This road also made a strong impression on the New Zealand tank crews when they moved into 5 Brigade's sector: ‘All up and down Italy the Division had struck all types of roads, some good, some indifferent, some downright dreadful; but this road to the Lamone was the champion of the lot. It startled even the oldest hands. In a desperate, urgent effort to keep supplies up … the engineers had hacked the road out of cattle tracks, fields and river marshes. They had blown down houses and dumped tons of brick and rubble on top of the mud; they put down hundreds of tree trunks; they had built Bailey bridges under Jerry's nose. They had shored up the ditches beside the track, and still these caved in under the weight of passing trucks. Sappers had to toil continuously to keep the road open.’4


The regrouping of 5 Corps was planned to take place in three stages: in the first 5 NZ Brigade was to enter the bridgehead, relieve 138 Brigade and part of 169 Brigade, and pass temporarily
The Gothic Line in September 1944: a dug-in German tank

The Gothic Line in September 1944: a dug-in German tank

The coastal plain south-east of Rimini, where Eighth Army broke the Gothic Line

The coastal plain south-east of Rimini, where Eighth Army broke the Gothic Line

One of the first tanks to enter Rimini was this Sherman of 19 Armoured Regiment

One of the first tanks to enter Rimini was this Sherman of 19 Armoured Regiment

A German gun emplacement on the Adriatic coast at Viserba, north of Rimini

A German gun emplacement on the Adriatic coast at Viserba, north of Rimini

Refugees making their way along the beach near Viserba

Refugees making their way along the beach near Viserba

Artificial moonlight from searchlights to assist a night advance on the Adriatic front

Artificial moonlight from searchlights to assist a night advance on the Adriatic front

The Bailey bridge over the Scolo Rigossa on the way into Gambettola

The Bailey bridge over the Scolo Rigossa on the way into Gambettola

Every man lends a hand to extricate a vehicle from the mud near Gambettola

Every man lends a hand to extricate a vehicle from the mud near Gambettola

Crossing the Lamone River into Faenza

Crossing the Lamone River into Faenza

Germans from 90 Panzer Grenadier Division captured in the vicinity of Faenza

Germans from 90 Panzer Grenadier Division captured in the vicinity of Faenza

An Ark (a tank with ramps for bridging canals and ditches) on Route 9 between Forli and Faenza

An Ark (a tank with ramps for bridging canals and ditches) on Route 9 between Forli and Faenza

Men of 28 (Maori) Battalion going into position near the Senio River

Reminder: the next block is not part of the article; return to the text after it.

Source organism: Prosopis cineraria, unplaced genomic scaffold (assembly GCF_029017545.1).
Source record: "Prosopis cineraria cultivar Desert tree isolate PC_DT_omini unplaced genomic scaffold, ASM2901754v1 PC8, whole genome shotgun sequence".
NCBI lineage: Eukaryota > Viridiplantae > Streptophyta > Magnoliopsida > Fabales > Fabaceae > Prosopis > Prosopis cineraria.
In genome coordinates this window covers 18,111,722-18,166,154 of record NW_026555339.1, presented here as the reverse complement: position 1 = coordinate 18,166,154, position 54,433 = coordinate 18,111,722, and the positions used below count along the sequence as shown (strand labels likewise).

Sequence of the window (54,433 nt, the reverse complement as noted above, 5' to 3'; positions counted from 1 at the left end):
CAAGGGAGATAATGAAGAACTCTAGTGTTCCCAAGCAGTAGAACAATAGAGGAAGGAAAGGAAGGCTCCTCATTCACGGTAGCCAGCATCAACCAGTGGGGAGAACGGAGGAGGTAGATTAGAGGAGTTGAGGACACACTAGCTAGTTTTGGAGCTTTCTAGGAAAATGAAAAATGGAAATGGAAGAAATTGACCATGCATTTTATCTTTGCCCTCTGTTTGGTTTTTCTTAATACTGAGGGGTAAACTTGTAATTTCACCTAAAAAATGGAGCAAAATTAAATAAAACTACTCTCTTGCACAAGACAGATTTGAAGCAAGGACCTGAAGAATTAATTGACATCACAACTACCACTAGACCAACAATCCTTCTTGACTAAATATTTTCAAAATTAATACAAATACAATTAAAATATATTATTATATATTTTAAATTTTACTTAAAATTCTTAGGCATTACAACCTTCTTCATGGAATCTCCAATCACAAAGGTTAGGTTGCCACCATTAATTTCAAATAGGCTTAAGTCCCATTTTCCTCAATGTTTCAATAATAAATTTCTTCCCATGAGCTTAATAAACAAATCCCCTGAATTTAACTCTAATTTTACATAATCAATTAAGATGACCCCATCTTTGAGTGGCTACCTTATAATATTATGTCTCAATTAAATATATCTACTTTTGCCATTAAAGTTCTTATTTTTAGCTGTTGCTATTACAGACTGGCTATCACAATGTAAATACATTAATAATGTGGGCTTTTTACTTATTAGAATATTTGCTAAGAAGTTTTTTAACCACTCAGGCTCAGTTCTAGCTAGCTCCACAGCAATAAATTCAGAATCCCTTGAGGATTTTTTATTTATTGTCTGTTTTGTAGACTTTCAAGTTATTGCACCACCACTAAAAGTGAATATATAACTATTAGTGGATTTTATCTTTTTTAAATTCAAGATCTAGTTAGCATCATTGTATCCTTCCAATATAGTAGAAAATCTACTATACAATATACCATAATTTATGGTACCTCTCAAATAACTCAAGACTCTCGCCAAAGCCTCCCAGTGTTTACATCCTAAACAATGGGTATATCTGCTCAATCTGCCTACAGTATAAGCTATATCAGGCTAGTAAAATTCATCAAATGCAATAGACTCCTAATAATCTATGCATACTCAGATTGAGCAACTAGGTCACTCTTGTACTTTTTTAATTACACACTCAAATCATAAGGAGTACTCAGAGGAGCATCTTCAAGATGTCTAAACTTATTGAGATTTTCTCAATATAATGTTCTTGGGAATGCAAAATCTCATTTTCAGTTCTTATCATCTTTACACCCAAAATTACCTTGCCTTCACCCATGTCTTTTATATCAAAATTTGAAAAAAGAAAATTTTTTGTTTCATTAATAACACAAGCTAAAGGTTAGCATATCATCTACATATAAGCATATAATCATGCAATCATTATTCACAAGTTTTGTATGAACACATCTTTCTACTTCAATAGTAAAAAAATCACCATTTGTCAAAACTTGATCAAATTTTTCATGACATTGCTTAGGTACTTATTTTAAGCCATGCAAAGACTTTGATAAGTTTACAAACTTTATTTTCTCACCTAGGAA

Men of 28 (Maori) Battalion going into position near the Senio River

Evacuating civilians from the battlefront

Evacuating civilians from the battlefront

A mortar crew in action close to the Senio stopbank

A mortar crew in action close to the Senio stopbank

On the eastern stopbank of the Senio River

On the eastern stopbank of the Senio River

New Zealanders playing ‘two-up’

New Zealanders playing ‘two-up’

2 Ibid.

3 23 Battalion, p. 409.

page 305 to the command of 46 Division; 43 Gurkha Brigade and the New Zealand Division were to sidestep to the left. In the second stage the New Zealand Division was to take over 46 Division's right sector (by resuming command of 5 Brigade) and 10 Indian Division its left sector; in the third stage 169 Brigade was to relieve the Gurkha Brigade.

On the night of 10–11 December, therefore, 28 (Maori) Battalion relieved a battalion of 169 Brigade, 56 Division, on the right, and 23 Battalion relieved two battalions of 138 Brigade, 46 Division, in the centre; next night 22 Battalion relieved the third battalion of 138 Brigade on the left. Meanwhile 21 Battalion was replaced north of Route 9 by the Gurkhas and went back in reserve to billets in Forli.

The Maoris, ‘muffled to the ears’ on a cold winter's day, were put down from their trucks near the Marzeno and marched two miles across muddy creeks and the Lamone to the headquarters of 2/5 Queens, in a large building, where they stayed until night. They completed the changeover ‘with some care and in extreme silence for, according to the guides, “Jerry was very trigger happy and at the slightest sound they would know all about it.” It was a matter of crawling to the most forward casas and, as the ground was very muddy, some of the Maoris soon got careless and began to walk. A stream of tracer about waist-high decided for them that perhaps crawling was the better method.’1